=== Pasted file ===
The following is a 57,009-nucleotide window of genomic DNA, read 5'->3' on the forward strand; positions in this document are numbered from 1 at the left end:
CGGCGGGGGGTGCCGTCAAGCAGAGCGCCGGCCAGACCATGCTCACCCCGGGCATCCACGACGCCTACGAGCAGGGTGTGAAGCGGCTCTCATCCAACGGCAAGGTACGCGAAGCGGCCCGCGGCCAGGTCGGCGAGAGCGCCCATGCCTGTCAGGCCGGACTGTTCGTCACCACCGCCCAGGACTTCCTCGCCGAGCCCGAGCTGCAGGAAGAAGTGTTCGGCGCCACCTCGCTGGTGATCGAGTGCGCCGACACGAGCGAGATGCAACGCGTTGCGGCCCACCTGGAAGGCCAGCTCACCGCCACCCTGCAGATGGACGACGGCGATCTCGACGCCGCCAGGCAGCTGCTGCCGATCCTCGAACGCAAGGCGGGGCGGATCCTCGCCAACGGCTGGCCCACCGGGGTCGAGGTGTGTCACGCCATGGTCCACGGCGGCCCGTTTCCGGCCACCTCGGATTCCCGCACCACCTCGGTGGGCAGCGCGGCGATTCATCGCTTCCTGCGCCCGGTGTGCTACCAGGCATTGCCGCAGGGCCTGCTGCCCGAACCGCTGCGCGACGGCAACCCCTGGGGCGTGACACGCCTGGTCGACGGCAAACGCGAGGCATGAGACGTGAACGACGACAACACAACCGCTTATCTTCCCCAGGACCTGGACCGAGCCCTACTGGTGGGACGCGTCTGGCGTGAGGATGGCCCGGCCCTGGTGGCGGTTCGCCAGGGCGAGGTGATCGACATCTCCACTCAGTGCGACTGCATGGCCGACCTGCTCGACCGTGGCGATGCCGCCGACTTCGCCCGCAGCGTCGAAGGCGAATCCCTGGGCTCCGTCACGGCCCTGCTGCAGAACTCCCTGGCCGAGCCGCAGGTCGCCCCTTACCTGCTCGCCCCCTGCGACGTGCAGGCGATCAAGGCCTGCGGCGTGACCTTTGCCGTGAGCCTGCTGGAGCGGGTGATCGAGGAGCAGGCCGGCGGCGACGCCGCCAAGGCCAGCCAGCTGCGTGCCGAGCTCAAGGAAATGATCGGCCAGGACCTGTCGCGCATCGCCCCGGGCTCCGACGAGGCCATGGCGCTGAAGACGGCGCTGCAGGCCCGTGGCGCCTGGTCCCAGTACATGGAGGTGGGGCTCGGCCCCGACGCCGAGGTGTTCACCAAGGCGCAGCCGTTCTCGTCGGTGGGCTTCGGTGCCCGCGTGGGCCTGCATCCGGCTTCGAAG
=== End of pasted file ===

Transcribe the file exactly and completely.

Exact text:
The following is a 57,009-nucleotide window of genomic DNA, read 5'->3' on the forward strand; positions in this document are numbered from 1 at the left end:
CGGCGGGGGGTGCCGTCAAGCAGAGCGCCGGCCAGACCATGCTCACCCCGGGCATCCACGACGCCTACGAGCAGGGTGTGAAGCGGCTCTCATCCAACGGCAAGGTACGCGAAGCGGCCCGCGGCCAGGTCGGCGAGAGCGCCCATGCCTGTCAGGCCGGACTGTTCGTCACCACCGCCCAGGACTTCCTCGCCGAGCCCGAGCTGCAGGAAGAAGTGTTCGGCGCCACCTCGCTGGTGATCGAGTGCGCCGACACGAGCGAGATGCAACGCGTTGCGGCCCACCTGGAAGGCCAGCTCACCGCCACCCTGCAGATGGACGACGGCGATCTCGACGCCGCCAGGCAGCTGCTGCCGATCCTCGAACGCAAGGCGGGGCGGATCCTCGCCAACGGCTGGCCCACCGGGGTCGAGGTGTGTCACGCCATGGTCCACGGCGGCCCGTTTCCGGCCACCTCGGATTCCCGCACCACCTCGGTGGGCAGCGCGGCGATTCATCGCTTCCTGCGCCCGGTGTGCTACCAGGCATTGCCGCAGGGCCTGCTGCCCGAACCGCTGCGCGACGGCAACCCCTGGGGCGTGACACGCCTGGTCGACGGCAAACGCGAGGCATGAGACGTGAACGACGACAACACAACCGCTTATCTTCCCCAGGACCTGGACCGAGCCCTACTGGTGGGACGCGTCTGGCGTGAGGATGGCCCGGCCCTGGTGGCGGTTCGCCAGGGCGAGGTGATCGACATCTCCACTCAGTGCGACTGCATGGCCGACCTGCTCGACCGTGGCGATGCCGCCGACTTCGCCCGCAGCGTCGAAGGCGAATCCCTGGGCTCCGTCACGGCCCTGCTGCAGAACTCCCTGGCCGAGCCGCAGGTCGCCCCTTACCTGCTCGCCCCCTGCGACGTGCAGGCGATCAAGGCCTGCGGCGTGACCTTTGCCGTGAGCCTGCTGGAGCGGGTGATCGAGGAGCAGGCCGGCGGCGACGCCGCCAAGGCCAGCCAGCTGCGTGCCGAGCTCAAGGAAATGATCGGCCAGGACCTGTCGCGCATCGCCCCGGGCTCCGACGAGGCCATGGCGCTGAAGACGGCGCTGCAGGCCCGTGGCGCCTGGTCCCAGTACATGGAGGTGGGGCTCGGCCCCGACGCCGAGGTGTTCACCAAGGCGCAGCCGTTCTCGTCGGTGGGCTTCGGTGCCCGCGTGGGCCTGCATCCGGCTTCGAAG